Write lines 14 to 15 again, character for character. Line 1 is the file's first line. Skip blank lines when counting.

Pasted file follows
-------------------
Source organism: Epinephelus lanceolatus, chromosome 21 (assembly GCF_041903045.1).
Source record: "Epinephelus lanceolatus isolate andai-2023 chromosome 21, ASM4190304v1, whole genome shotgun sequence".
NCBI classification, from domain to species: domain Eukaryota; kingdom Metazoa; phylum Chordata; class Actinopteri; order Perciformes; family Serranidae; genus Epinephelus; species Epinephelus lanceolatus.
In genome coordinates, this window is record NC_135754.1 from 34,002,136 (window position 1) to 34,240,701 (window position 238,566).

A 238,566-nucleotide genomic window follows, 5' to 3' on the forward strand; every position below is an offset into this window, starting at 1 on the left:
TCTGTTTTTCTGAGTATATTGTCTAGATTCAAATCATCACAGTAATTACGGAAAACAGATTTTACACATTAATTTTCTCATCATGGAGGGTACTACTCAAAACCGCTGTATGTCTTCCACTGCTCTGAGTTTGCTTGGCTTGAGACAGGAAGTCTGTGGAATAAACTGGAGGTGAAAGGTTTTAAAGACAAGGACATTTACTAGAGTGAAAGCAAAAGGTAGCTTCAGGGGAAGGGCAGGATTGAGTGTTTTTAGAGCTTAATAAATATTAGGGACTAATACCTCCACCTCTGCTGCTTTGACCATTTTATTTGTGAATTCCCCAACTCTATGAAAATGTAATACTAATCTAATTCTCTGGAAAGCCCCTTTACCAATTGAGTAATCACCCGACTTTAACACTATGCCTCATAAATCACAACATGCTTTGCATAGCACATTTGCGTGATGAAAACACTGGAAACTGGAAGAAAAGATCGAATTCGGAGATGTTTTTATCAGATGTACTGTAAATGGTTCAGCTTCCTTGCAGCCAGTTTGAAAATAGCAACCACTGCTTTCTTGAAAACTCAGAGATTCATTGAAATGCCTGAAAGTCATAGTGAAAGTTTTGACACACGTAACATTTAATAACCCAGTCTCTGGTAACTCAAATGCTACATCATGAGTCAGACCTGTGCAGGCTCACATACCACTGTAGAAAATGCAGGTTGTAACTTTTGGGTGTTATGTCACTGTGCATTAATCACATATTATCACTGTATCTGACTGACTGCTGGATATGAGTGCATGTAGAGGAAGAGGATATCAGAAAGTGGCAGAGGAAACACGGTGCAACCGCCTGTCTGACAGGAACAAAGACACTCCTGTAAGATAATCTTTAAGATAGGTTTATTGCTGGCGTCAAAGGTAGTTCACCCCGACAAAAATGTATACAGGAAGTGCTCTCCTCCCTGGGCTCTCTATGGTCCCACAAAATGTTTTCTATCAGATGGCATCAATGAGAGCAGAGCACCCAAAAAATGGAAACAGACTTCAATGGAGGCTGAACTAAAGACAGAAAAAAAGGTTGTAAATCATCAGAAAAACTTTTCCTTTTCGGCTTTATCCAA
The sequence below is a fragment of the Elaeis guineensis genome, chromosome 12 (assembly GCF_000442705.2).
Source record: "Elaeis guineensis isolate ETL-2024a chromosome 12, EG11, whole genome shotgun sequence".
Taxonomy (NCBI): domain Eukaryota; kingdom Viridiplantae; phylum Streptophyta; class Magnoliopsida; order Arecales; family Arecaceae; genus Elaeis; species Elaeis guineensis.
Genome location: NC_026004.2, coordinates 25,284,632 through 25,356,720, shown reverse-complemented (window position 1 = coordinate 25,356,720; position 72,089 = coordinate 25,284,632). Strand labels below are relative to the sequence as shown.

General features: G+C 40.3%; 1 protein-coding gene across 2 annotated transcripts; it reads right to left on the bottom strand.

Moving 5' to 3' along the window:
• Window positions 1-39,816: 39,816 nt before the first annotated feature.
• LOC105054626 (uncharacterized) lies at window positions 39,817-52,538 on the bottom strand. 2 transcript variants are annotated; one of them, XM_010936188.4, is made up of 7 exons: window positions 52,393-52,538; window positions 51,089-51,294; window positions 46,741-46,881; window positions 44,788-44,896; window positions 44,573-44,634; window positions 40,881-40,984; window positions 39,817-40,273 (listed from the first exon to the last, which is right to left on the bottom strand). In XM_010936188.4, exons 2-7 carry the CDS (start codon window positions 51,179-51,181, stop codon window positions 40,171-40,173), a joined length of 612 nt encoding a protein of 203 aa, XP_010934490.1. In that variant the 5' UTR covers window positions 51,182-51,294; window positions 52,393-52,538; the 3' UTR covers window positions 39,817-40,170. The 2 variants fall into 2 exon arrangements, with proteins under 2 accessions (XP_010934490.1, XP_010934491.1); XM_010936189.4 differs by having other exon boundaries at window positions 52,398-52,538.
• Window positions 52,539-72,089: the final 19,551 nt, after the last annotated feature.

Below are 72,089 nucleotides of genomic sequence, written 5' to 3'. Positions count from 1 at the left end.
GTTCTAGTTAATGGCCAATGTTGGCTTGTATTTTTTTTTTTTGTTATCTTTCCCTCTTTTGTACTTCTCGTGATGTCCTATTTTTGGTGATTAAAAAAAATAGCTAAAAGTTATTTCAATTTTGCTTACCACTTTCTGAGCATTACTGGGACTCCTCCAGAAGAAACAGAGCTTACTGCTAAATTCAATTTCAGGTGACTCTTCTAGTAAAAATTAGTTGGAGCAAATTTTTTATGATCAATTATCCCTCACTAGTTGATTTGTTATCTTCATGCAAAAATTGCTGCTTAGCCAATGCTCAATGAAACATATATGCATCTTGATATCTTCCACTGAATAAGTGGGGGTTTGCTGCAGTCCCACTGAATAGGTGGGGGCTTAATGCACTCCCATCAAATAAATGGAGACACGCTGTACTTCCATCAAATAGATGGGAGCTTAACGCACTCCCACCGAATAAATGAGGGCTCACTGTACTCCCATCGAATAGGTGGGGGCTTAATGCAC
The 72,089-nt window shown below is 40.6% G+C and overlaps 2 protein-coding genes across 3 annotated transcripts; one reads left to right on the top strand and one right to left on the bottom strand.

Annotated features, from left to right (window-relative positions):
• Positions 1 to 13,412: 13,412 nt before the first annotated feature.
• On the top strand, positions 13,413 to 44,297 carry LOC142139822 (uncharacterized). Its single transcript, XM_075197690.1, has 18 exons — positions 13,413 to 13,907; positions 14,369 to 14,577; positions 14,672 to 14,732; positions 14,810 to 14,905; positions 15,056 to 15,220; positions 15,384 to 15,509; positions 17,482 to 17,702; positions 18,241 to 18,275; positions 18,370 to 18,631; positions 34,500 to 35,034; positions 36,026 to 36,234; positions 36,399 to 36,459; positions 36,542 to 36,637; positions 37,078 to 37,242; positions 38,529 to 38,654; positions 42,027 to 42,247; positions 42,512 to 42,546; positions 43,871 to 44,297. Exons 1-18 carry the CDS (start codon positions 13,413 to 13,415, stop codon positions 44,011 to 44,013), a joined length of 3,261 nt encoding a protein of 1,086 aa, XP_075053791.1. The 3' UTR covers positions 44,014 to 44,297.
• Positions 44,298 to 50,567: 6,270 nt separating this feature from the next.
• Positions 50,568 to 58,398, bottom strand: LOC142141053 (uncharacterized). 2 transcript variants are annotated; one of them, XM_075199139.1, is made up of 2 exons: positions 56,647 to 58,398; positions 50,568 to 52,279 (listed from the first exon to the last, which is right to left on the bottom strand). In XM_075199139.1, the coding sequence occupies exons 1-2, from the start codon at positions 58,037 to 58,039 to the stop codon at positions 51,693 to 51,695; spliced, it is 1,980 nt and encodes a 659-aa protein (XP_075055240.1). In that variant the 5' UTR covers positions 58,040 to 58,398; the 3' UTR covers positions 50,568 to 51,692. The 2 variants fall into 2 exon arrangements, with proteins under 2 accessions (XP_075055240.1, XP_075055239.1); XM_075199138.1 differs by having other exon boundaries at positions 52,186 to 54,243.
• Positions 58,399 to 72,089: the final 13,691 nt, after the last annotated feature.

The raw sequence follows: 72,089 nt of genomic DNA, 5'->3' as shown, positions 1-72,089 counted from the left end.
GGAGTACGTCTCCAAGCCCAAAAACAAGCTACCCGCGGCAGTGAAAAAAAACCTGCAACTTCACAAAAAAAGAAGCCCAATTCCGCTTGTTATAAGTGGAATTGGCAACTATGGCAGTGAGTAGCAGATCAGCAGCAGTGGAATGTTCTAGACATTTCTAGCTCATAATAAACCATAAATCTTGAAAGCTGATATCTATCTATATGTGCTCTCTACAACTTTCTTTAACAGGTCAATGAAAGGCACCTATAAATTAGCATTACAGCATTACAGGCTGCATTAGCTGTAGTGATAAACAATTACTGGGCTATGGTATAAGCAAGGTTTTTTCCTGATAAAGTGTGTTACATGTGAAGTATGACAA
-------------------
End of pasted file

• LOC105054626 (uncharacterized) lies at window positions 39,817-52,538 on the bottom strand. 2 transcript variants are annotated; one of them, XM_010936188.4, is made up of 7 exons: window positions 52,393-52,538; window positions 51,089-51,294; window positions 46,741-46,881; window positions 44,788-44,896; window positions 44,573-44,634; window positions 40,881-40,984; window positions 39,817-40,273 (listed from the first exon to the last, which is right to left on the bottom strand). In XM_010936188.4, exons 2-7 carry the CDS (start codon window positions 51,179-51,181, stop codon window positions 40,171-40,173), a joined length of 612 nt encoding a protein of 203 aa, XP_010934490.1. In that variant the 5' UTR covers window positions 51,182-51,294; window positions 52,393-52,538; the 3' UTR covers window positions 39,817-40,170. The 2 variants fall into 2 exon arrangements, with proteins under 2 accessions (XP_010934490.1, XP_010934491.1); XM_010936189.4 differs by having other exon boundaries at window positions 52,398-52,538.
• Window positions 52,539-72,089: the final 19,551 nt, after the last annotated feature.